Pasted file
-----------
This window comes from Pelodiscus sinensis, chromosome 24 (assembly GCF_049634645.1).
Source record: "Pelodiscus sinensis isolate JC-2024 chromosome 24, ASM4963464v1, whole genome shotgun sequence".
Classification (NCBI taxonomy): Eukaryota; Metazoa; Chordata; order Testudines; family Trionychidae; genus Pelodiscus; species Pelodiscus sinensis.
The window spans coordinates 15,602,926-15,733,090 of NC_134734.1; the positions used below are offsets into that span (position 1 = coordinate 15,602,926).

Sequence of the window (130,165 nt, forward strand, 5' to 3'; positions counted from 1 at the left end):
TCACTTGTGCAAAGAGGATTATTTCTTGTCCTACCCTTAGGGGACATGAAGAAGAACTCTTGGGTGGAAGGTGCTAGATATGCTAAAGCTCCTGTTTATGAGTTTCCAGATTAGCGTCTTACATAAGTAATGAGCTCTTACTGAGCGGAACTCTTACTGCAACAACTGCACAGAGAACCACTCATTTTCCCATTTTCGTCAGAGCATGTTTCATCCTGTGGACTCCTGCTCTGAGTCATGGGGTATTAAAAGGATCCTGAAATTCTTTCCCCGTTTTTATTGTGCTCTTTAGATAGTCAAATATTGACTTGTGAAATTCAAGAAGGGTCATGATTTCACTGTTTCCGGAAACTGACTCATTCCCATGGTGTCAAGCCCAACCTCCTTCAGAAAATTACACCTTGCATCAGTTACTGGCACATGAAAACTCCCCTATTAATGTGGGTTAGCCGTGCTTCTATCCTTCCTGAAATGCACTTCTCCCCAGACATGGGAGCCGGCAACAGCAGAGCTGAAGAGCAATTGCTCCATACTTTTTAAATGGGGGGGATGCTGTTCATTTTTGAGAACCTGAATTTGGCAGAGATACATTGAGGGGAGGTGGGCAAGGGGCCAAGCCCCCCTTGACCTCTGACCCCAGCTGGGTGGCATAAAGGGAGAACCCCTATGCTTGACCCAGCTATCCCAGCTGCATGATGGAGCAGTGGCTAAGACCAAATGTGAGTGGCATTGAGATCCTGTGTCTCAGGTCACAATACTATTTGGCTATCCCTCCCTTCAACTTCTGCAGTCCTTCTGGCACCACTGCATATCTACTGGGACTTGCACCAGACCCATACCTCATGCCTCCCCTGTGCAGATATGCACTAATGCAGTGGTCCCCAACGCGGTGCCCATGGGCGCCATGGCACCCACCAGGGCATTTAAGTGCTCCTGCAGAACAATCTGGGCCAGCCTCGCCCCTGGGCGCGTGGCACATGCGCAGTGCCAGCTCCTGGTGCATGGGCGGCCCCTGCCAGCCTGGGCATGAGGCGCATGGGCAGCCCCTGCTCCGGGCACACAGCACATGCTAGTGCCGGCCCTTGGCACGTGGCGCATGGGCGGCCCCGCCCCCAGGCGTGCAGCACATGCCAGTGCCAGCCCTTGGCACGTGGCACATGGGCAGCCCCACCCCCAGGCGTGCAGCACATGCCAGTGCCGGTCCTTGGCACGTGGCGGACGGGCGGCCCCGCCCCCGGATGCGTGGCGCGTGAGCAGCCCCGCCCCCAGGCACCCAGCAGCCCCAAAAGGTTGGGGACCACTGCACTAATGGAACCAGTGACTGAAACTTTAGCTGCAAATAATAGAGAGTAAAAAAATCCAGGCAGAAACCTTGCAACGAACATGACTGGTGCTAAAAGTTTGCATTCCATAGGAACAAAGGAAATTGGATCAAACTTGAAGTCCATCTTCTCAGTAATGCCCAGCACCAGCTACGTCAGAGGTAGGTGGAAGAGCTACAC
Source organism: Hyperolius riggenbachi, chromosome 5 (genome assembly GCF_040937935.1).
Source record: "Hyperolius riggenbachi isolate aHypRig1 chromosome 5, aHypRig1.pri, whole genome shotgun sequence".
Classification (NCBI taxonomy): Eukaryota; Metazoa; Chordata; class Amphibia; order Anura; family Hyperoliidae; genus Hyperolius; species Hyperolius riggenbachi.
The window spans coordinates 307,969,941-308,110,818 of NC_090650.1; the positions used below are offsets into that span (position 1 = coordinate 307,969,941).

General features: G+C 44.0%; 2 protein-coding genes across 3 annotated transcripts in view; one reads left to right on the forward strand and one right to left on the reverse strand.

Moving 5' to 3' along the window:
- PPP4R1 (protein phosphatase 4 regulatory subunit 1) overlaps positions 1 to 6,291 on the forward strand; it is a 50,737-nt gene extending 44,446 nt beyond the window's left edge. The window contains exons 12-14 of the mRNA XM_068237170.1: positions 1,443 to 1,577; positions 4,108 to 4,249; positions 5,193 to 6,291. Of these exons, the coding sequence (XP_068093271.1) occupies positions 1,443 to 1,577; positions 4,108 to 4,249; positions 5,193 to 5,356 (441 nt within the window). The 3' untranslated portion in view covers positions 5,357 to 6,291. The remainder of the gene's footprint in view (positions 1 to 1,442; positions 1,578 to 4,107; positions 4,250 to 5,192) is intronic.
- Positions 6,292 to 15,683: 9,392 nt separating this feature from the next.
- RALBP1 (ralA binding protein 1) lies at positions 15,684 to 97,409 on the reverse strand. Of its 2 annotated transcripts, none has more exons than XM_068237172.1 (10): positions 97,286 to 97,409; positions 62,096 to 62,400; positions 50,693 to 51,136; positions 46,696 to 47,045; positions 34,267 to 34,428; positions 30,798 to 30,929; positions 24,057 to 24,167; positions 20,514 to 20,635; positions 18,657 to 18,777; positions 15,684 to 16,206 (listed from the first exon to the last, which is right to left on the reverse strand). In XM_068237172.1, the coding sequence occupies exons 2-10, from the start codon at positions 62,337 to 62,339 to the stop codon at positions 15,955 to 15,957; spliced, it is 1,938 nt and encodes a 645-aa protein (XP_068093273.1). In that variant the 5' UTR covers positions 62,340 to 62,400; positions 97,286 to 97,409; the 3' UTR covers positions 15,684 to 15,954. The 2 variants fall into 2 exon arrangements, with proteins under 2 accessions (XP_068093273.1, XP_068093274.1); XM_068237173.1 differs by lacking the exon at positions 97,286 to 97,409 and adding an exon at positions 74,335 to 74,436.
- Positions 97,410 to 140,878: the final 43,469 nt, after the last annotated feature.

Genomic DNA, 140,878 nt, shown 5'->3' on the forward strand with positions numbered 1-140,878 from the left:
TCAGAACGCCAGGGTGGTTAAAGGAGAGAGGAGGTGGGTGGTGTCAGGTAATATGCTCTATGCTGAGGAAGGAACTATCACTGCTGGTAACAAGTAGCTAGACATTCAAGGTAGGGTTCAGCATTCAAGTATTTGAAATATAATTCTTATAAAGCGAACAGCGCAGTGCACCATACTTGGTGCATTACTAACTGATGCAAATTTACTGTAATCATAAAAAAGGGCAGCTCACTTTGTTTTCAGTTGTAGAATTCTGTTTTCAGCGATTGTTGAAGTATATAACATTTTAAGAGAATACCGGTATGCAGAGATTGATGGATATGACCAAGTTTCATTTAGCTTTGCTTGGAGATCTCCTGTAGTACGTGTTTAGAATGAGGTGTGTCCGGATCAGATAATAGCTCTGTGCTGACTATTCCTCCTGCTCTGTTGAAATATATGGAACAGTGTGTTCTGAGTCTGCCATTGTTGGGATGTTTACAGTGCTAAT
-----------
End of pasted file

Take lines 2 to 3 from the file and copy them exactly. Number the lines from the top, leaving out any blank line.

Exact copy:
Source record: "Pelodiscus sinensis isolate JC-2024 chromosome 24, ASM4963464v1, whole genome shotgun sequence".
Classification (NCBI taxonomy): Eukaryota; Metazoa; Chordata; order Testudines; family Trionychidae; genus Pelodiscus; species Pelodiscus sinensis.